Until we know more, it is probably best to avoid Jerky Treats for your dogs.

Call us if you have questions,Your Friends at Kingsbrook Animal Hospital

Seven years ago, Jordan Smith offered her two dogs a Christmas treat: pieces of chicken jerky. Within hours, Eugene, a 14-year-old wire-haired pointing griffon, and Choppy White, a poodle of uncertain age, had diarrhea and were vomiting. A week later, Choppy White died of liver failure.
Eugene hung on for a few more weeks but died in January 2007. The two dogs were among the first cases of pets apparently poisoned by chicken jerky dog treats.
“They immediately both got very ill, seriously ill,” said Ms. Smith, 41, a reporter at The Austin Chronicle in Austin, Tex. “I narrowed it down to this jerky because it was the only thing they had in common and it was within hours after they ate it.”
Ms. Smith eventually settled with the manufacturer of the pet treats under an agreement prohibiting her from revealing the company’s name. But she said she recently saw the product she believes poisoned her dogs still on sale.
Eugene and Choppy White are far from the only pets to suffer problems after eating jerky treats. The Food and Drug Administration has been investigating cases of suspected poisonings since 2007, with scant success. The agency updated the numbers last month: there have been more than 3,600 reports of illnesses associated with the treats and more than 580 deaths, almost all among dogs.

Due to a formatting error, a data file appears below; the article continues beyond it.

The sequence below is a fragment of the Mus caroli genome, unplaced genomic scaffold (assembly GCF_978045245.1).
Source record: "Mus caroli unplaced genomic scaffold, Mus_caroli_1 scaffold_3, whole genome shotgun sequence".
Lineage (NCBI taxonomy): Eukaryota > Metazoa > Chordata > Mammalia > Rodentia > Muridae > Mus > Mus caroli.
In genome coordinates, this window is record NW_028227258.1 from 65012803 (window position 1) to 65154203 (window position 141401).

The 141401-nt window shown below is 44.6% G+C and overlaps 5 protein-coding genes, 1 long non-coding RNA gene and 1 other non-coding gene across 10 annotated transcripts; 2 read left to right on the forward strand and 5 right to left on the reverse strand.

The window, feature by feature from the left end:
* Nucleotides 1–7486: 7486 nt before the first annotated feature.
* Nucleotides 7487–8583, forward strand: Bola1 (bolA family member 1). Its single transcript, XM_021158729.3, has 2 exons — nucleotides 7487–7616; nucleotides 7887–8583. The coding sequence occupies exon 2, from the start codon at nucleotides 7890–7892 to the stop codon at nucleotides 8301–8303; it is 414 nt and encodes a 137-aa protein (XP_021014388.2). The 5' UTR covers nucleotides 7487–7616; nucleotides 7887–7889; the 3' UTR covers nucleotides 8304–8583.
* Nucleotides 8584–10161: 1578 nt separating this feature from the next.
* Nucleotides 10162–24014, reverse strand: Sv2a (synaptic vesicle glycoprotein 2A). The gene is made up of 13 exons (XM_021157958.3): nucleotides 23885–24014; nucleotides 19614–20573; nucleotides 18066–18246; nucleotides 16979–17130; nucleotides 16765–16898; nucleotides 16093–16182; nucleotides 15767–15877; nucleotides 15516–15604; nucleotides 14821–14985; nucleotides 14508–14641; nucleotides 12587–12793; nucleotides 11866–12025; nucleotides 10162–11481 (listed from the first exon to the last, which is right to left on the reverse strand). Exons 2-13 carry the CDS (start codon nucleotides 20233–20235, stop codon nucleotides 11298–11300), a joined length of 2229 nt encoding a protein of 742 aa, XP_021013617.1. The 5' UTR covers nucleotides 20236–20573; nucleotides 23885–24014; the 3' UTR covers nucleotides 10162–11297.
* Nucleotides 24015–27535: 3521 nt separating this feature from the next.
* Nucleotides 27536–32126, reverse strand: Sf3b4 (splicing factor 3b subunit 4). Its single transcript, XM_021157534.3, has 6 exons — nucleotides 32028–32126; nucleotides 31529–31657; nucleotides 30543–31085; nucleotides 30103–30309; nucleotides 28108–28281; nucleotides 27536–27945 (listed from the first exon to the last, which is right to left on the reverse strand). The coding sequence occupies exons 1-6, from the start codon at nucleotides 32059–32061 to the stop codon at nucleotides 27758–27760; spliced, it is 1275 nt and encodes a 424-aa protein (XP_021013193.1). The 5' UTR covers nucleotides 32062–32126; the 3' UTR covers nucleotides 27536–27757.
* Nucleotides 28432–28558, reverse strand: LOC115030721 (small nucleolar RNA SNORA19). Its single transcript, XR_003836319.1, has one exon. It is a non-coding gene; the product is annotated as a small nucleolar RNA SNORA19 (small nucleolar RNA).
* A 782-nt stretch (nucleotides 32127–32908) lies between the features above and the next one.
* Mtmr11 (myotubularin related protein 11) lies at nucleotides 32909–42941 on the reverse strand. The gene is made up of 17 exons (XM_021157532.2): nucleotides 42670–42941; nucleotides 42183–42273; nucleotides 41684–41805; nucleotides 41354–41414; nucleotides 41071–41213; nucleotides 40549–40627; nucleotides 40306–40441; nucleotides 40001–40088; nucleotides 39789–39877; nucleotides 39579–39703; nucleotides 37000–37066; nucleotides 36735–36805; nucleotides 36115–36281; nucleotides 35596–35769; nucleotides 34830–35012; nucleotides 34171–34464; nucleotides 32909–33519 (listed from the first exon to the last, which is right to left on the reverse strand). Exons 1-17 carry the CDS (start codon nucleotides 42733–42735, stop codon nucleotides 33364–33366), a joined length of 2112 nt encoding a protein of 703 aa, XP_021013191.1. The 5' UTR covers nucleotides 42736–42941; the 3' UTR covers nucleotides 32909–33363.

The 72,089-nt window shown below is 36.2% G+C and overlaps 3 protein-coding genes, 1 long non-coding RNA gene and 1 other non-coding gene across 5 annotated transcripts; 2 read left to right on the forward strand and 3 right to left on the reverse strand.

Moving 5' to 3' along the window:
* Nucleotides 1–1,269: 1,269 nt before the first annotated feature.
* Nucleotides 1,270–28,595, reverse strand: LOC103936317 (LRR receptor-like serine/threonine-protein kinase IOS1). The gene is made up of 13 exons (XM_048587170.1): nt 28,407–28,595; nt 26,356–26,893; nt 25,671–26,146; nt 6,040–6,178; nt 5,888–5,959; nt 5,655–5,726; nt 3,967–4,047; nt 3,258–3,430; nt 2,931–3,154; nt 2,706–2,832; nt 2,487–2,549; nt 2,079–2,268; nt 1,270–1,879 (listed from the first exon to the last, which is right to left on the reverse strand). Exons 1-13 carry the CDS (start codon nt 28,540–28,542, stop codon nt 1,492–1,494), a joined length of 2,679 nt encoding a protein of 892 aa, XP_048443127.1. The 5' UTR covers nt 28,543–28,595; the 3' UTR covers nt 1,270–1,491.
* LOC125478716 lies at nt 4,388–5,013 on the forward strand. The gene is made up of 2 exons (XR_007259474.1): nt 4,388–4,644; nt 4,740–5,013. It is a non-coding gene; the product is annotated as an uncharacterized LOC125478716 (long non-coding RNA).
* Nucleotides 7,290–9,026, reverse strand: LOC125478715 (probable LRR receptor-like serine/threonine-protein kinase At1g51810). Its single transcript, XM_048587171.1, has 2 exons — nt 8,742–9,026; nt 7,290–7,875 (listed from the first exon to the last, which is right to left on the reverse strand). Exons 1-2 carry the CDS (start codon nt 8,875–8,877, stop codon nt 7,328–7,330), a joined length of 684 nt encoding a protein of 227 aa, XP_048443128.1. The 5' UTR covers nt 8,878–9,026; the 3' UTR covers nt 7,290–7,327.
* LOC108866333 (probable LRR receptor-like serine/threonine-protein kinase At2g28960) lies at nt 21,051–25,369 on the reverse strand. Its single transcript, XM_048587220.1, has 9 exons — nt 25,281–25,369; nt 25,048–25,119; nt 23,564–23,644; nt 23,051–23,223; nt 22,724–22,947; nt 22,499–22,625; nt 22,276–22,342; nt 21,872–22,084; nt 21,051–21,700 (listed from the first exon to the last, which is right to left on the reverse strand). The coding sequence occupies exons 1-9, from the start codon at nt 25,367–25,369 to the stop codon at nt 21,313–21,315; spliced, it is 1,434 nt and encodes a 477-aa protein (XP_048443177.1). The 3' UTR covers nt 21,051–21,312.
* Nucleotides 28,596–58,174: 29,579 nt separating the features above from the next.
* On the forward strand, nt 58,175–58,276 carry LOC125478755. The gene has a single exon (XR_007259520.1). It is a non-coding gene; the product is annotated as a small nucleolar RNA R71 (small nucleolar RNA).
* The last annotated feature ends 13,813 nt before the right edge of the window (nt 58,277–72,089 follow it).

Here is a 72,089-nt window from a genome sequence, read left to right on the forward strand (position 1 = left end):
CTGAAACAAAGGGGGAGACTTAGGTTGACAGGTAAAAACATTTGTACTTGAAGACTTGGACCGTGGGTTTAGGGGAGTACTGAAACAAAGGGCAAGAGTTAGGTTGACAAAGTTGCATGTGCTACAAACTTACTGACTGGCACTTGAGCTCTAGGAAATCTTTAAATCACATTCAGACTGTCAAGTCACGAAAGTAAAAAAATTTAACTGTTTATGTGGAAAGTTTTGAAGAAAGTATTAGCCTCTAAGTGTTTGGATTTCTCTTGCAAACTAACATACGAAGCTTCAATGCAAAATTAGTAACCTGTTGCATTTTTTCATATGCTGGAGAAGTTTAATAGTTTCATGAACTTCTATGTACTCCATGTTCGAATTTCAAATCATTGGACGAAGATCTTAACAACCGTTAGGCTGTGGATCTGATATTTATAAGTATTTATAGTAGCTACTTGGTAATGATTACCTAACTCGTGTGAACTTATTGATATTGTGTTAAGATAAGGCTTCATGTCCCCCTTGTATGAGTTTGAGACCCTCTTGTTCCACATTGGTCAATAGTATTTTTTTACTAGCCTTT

Dr. Richard E. Goldstein, the chief medical officer at the Animal Medical Center in New York, first noticed the problem in late 2006 or early 2007. “We’re still seeing patients now, and a lot of vets don’t know about it.”
The cause of the poisonings, if that is what they are, remains a mystery. About 60 percent of the cases nationwide involve
gastrointestinal illness; 30 percent, kidney ailments; and the rest, convulsions, tremors and skin irritations. Often the animals suffer from Fanconi syndrome, a kidney disease that is otherwise very rare in dogs. The breed or size does not appear to matter — Dalmatians and dachshunds, pugs and German shepherds, mutts and purebreds have all been affected.
Chicken is the most common ingredient in the products, but some also contain duck, sweet potatoes, yams and dried fruits. Many are manufactured in China, and in April 2012 F.D.A. officials inspected several factories there, gathering information on manufacturing processes, equipment, sanitation and product testing. They found nothing in any of the factories that would explain the poisonings.
They did find that one factory had falsified papers about glycerin, a common ingredient in the foods and not considered harmful in small quantities. Chinese authorities seized the firm’s products and suspended exports to the United States.